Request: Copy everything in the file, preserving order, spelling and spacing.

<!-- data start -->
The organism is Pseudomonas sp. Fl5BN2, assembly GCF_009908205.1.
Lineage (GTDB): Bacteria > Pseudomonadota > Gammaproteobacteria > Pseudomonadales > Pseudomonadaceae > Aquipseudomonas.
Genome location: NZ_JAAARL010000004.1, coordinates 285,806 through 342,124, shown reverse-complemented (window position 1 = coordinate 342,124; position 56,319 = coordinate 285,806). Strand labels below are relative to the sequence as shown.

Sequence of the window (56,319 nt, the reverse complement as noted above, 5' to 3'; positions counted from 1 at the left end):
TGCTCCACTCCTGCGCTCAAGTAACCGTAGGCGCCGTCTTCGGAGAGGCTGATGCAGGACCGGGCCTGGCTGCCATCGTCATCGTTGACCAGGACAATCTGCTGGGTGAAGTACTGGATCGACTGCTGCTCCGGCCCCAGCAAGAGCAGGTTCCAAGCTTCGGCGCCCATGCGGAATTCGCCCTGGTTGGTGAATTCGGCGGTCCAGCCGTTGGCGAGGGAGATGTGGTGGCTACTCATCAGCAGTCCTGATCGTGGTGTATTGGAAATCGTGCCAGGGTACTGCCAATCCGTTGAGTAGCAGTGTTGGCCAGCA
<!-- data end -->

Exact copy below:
The organism is Pseudomonas sp. Fl5BN2, assembly GCF_009908205.1.
Lineage (GTDB): Bacteria > Pseudomonadota > Gammaproteobacteria > Pseudomonadales > Pseudomonadaceae > Aquipseudomonas.
Genome location: NZ_JAAARL010000004.1, coordinates 285,806 through 342,124, shown reverse-complemented (window position 1 = coordinate 342,124; position 56,319 = coordinate 285,806). Strand labels below are relative to the sequence as shown.

Sequence of the window (56,319 nt, the reverse complement as noted above, 5' to 3'; positions counted from 1 at the left end):
TGCTCCACTCCTGCGCTCAAGTAACCGTAGGCGCCGTCTTCGGAGAGGCTGATGCAGGACCGGGCCTGGCTGCCATCGTCATCGTTGACCAGGACAATCTGCTGGGTGAAGTACTGGATCGACTGCTGCTCCGGCCCCAGCAAGAGCAGGTTCCAAGCTTCGGCGCCCATGCGGAATTCGCCCTGGTTGGTGAATTCGGCGGTCCAGCCGTTGGCGAGGGAGATGTGGTGGCTACTCATCAGCAGTCCTGATCGTGGTGTATTGGAAATCGTGCCAGGGTACTGCCAATCCGTTGAGTAGCAGTGTTGGCCAGCA